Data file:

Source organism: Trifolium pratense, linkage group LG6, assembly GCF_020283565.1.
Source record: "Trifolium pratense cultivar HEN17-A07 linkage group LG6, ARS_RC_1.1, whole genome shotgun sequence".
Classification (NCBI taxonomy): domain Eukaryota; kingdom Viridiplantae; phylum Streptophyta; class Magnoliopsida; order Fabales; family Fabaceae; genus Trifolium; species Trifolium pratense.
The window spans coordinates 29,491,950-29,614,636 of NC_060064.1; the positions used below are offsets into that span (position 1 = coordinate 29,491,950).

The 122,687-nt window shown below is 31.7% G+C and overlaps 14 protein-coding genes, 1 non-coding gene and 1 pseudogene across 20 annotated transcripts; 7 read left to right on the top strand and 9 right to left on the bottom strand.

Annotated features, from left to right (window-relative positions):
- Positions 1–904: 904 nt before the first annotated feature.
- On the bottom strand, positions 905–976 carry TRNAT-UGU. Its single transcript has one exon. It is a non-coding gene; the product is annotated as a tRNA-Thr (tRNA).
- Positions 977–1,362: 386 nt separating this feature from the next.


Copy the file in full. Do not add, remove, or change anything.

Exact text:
Source organism: Trifolium pratense, linkage group LG6, assembly GCF_020283565.1.
Source record: "Trifolium pratense cultivar HEN17-A07 linkage group LG6, ARS_RC_1.1, whole genome shotgun sequence".
Classification (NCBI taxonomy): domain Eukaryota; kingdom Viridiplantae; phylum Streptophyta; class Magnoliopsida; order Fabales; family Fabaceae; genus Trifolium; species Trifolium pratense.
The window spans coordinates 29,491,950-29,614,636 of NC_060064.1; the positions used below are offsets into that span (position 1 = coordinate 29,491,950).

The 122,687-nt window shown below is 31.7% G+C and overlaps 14 protein-coding genes, 1 non-coding gene and 1 pseudogene across 20 annotated transcripts; 7 read left to right on the top strand and 9 right to left on the bottom strand.

Annotated features, from left to right (window-relative positions):
- Positions 1–904: 904 nt before the first annotated feature.
- On the bottom strand, positions 905–976 carry TRNAT-UGU. Its single transcript has one exon. It is a non-coding gene; the product is annotated as a tRNA-Thr (tRNA).
- Positions 977–1,362: 386 nt separating this feature from the next.